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Acquisition Process Must Change

August 4, 2010
By Rita Boland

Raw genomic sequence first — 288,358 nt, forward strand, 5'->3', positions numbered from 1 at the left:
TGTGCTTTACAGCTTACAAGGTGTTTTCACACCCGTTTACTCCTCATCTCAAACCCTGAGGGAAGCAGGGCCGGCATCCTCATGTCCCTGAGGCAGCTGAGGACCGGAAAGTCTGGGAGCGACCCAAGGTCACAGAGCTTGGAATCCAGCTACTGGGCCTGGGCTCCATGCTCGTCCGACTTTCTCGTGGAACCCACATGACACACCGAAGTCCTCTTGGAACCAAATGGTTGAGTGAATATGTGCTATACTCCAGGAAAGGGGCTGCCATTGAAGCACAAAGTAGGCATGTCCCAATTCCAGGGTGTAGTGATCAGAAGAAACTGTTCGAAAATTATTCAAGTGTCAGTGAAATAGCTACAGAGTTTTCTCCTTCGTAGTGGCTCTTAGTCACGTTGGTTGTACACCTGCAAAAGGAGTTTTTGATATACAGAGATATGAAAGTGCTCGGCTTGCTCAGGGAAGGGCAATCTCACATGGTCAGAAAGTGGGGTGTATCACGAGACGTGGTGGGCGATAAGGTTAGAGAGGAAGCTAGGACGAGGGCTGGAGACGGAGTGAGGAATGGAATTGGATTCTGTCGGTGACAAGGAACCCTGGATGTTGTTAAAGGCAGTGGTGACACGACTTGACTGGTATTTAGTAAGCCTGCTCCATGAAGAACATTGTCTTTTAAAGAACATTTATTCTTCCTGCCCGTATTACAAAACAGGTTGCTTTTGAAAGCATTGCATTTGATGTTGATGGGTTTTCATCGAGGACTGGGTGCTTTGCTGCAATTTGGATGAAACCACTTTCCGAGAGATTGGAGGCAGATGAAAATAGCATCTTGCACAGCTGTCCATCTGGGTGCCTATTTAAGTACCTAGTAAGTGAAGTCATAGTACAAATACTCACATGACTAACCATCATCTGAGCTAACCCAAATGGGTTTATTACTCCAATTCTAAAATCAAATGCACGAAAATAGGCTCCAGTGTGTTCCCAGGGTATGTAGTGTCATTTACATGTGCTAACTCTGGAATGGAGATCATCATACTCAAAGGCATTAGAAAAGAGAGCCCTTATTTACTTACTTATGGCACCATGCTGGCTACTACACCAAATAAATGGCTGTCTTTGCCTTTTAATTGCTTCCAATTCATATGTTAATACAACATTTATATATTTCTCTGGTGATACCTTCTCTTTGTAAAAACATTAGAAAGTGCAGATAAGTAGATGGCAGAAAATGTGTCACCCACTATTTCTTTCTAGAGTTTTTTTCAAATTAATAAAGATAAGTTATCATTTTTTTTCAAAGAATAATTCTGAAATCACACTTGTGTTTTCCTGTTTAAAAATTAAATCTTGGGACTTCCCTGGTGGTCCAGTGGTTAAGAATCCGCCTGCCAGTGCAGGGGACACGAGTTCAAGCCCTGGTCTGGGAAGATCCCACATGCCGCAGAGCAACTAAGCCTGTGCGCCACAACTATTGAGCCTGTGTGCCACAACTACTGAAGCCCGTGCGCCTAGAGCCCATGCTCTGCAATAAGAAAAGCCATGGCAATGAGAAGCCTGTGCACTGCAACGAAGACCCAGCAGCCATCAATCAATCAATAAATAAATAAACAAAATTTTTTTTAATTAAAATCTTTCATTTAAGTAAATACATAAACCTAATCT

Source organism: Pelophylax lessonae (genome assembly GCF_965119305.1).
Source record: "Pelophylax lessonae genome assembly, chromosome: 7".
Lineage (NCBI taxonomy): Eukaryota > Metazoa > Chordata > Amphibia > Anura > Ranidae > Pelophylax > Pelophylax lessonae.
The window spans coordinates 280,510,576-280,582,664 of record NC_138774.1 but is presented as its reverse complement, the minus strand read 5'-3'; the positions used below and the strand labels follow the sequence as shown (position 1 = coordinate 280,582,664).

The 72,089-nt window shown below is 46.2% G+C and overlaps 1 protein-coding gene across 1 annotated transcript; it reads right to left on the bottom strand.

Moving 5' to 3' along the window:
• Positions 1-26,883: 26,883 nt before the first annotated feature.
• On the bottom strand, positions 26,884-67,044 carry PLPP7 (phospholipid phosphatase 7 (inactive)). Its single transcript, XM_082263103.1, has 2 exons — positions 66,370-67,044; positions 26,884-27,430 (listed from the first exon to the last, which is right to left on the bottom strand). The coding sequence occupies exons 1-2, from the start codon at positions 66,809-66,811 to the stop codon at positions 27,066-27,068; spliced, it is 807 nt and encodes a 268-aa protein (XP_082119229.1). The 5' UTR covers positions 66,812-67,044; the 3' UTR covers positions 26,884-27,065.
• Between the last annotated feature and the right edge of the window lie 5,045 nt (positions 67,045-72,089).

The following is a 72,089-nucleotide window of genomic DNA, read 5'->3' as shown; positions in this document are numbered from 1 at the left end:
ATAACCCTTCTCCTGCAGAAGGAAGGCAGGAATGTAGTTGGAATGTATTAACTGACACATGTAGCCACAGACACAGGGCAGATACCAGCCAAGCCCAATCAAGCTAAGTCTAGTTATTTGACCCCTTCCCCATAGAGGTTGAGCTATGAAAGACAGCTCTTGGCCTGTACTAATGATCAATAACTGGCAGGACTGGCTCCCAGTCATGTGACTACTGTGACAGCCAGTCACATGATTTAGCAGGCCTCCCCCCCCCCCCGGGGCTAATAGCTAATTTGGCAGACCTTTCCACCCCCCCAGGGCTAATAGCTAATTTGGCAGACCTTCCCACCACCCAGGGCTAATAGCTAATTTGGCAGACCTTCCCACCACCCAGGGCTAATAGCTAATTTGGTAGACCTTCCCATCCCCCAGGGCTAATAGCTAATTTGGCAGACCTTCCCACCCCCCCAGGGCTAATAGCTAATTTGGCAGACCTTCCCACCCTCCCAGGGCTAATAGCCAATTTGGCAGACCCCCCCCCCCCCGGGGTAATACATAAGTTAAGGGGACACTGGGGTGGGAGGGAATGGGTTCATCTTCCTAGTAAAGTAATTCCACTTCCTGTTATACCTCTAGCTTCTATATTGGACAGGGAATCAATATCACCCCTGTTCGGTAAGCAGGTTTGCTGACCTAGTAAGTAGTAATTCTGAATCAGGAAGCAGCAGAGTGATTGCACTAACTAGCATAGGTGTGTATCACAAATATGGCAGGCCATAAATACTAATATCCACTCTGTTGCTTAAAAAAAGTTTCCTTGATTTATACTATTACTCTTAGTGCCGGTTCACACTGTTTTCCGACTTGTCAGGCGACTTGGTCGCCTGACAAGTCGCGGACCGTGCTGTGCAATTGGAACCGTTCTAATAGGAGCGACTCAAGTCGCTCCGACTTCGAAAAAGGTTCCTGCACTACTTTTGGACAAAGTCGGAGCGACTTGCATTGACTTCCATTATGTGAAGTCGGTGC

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The Army needs to fix its acquisition process and move good ideas to top leaders, according to Gen. Peter W. Chiarelli, USA, vice chief of staff, U.S. Army. Gen. Chiarelli delivered the morning address of LandWarNet today via teleconference, stating that he wants the ideas people have to make Army tools better. He also emphasized repeatedly the need to change acquisitions to keep up with technology changes and the enemy. The general said that because many of the United States' current enemies have no uniform or state sponsorship, people can underestimate their strength. "We don't talk enough about how very, very good the enemy is," he stated. To carry out operations effectively against such threats the Army must push the network out to the tactical edge, meaning the edge where the warfighters are actually out operating. Gen. Chiarelli would like to see the acquisition cycle for systems reduce to four years, and to see that time become even shorter for information technology procurement. Currently, the Army requires systems to meet 41 statutory requirements before putting them into the hands of soldiers. Another key to improving the network, according to the vice chief, is for people developing products and systems to talk to one another. Gen. Chiarelli stated that the words "network" and "integration" are almost interchangeable because when someone says they want to integrate a technology they mean integrate it into the network. "The network must be symbiotic" if it is to function properly, he explained. Though some facets of perfect acquisition are out of human control-such as what technology advances will be made in the future-the Army needs a better way to take advantage of new developments. Gen. Chiarelli said success can only be achieved if all parties work together and remember that individual efforts are all made on behalf of the warfighters. The general wants the people working on projects who know the day-to-day frustrations of developing systems and other technologies to reach out to him and other leaders and explain what they need and how problems can be fixed. By flattening organizations, the Army could bring better solutions to bear more quickly, he said.

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